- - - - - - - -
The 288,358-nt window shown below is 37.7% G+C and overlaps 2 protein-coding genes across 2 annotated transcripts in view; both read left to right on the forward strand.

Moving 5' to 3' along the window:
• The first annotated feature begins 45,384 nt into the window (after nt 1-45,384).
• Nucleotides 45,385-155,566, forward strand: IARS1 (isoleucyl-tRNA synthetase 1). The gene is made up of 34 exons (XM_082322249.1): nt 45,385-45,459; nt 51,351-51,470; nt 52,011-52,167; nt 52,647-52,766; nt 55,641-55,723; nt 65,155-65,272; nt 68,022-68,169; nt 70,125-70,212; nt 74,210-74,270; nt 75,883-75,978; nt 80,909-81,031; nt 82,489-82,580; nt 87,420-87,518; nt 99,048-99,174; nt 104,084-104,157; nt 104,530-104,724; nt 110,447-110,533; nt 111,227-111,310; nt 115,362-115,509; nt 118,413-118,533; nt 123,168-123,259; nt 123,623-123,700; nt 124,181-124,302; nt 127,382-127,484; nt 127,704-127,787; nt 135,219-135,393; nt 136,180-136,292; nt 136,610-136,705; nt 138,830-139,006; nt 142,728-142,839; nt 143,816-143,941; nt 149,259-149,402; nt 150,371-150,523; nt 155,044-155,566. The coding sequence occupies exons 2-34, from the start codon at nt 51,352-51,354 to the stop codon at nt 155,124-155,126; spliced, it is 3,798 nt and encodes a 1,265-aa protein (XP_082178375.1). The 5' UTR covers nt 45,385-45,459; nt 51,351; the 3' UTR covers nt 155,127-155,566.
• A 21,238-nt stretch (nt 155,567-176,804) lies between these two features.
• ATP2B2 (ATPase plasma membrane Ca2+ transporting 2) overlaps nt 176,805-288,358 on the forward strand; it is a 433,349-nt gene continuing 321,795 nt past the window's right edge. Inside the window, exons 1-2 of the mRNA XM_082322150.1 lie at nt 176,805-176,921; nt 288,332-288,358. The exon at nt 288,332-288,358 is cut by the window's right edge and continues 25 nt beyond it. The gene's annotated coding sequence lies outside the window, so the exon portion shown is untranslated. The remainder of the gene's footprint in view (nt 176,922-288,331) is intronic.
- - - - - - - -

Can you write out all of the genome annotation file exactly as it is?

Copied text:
The 288,358-nt window shown below is 37.7% G+C and overlaps 2 protein-coding genes across 2 annotated transcripts in view; both read left to right on the forward strand.

Moving 5' to 3' along the window:
• The first annotated feature begins 45,384 nt into the window (after nt 1-45,384).
• Nucleotides 45,385-155,566, forward strand: IARS1 (isoleucyl-tRNA synthetase 1). The gene is made up of 34 exons (XM_082322249.1): nt 45,385-45,459; nt 51,351-51,470; nt 52,011-52,167; nt 52,647-52,766; nt 55,641-55,723; nt 65,155-65,272; nt 68,022-68,169; nt 70,125-70,212; nt 74,210-74,270; nt 75,883-75,978; nt 80,909-81,031; nt 82,489-82,580; nt 87,420-87,518; nt 99,048-99,174; nt 104,084-104,157; nt 104,530-104,724; nt 110,447-110,533; nt 111,227-111,310; nt 115,362-115,509; nt 118,413-118,533; nt 123,168-123,259; nt 123,623-123,700; nt 124,181-124,302; nt 127,382-127,484; nt 127,704-127,787; nt 135,219-135,393; nt 136,180-136,292; nt 136,610-136,705; nt 138,830-139,006; nt 142,728-142,839; nt 143,816-143,941; nt 149,259-149,402; nt 150,371-150,523; nt 155,044-155,566. The coding sequence occupies exons 2-34, from the start codon at nt 51,352-51,354 to the stop codon at nt 155,124-155,126; spliced, it is 3,798 nt and encodes a 1,265-aa protein (XP_082178375.1). The 5' UTR covers nt 45,385-45,459; nt 51,351; the 3' UTR covers nt 155,127-155,566.
• A 21,238-nt stretch (nt 155,567-176,804) lies between these two features.
• ATP2B2 (ATPase plasma membrane Ca2+ transporting 2) overlaps nt 176,805-288,358 on the forward strand; it is a 433,349-nt gene continuing 321,795 nt past the window's right edge. Inside the window, exons 1-2 of the mRNA XM_082322150.1 lie at nt 176,805-176,921; nt 288,332-288,358. The exon at nt 288,332-288,358 is cut by the window's right edge and continues 25 nt beyond it. The gene's annotated coding sequence lies outside the window, so the exon portion shown is untranslated. The remainder of the gene's footprint in view (nt 176,922-288,331) is intronic.